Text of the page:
Death toll from Cyclone Idai, floods exceeds 700

The cyclone tore through Mozambique and triggered devastating floods, especially in the port city of Beira.

BEIRA - Mozambique reported scores more deaths from a cyclone and floods around southern Africa that have killed at least 732 people and left thousands in desperate need of help, many on rooftops and trees.

Cyclone Idai lashed the Mozambican port city of Beira with winds of up to 170km/h last week, then moved inland to Zimbabwe and Malawi, swamping populations and devastating homes.

Mozambique's death toll rose to 417 from 242, Land and Environment Minister Celso Correia said.

The storm has also killed 259 in Zimbabwe, while in Malawi 56 people died in heavy rains ahead of the cyclone.

READ: Mozambique cyclone death toll jumps to more than 400

In all three countries, survivors have been digging through rubble to search for victims, and scrambling for shelter, food and water, while governments and aid agencies rush in help.

"All our food got wet, we didn't know where to go with the children. We don't have anything," said Mimi Manuel, a 26-year-old mother of four who lost her home and was sitting on the floor of a makeshift shelter in a primary school in Beira.

READ: Idai rescuers focusing on families and children: Unesco

"When it all started, people started screaming," survivor Dina Fiegado (18) said, describing how sheet roofs blew off and rough walls collapsed in the sea-edge community of Praia Nova, where residents said about 50 people died.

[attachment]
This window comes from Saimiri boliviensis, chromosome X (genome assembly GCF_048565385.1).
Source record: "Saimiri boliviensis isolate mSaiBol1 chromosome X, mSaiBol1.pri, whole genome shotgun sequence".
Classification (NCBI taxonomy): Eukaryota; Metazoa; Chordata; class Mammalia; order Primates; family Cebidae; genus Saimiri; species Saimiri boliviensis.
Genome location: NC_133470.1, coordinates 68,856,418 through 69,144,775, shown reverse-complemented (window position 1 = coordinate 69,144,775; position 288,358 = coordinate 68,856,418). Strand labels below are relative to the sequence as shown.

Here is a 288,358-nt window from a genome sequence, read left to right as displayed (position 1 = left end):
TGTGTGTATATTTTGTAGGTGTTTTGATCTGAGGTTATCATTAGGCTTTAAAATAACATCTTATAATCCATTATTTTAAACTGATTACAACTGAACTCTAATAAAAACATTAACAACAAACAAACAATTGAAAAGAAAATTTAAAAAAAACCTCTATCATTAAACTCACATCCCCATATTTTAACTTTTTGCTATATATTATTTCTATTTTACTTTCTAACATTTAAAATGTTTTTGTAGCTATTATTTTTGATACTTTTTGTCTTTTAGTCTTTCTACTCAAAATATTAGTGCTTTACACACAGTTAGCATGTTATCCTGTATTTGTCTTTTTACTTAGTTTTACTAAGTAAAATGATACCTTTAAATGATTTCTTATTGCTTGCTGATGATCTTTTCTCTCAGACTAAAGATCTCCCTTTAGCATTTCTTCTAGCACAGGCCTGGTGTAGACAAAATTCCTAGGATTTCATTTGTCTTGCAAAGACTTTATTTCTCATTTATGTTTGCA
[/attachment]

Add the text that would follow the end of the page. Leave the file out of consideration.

"Some people tried to escape, some people tried to stay at home."

The Mozambican minister said some 1,500 people were in need of immediate rescue from rooftops and trees. Helicopters and boats have been carrying people to safety.

The United Nations' humanitarian office warned that more flooding may come as heavy rains inland poured into the low-lying Beira area and nearby dams filled up threatening to burst the Buzi and Pungwe rivers again.

READ: Volunteers call for help in Cyclone Idai aftermath

"We're going to have to wait until the flood waters recede until we know the full expanse of the toll on the people of Mozambique," said UN Office for the Coordination of Humanitarian Affairs (OCHA) coordinator Sebastian Rhodes Stampa.

Some cholera cases have been reported.

Left with nothing, many survivors were fretting for their future, while others mourned losses.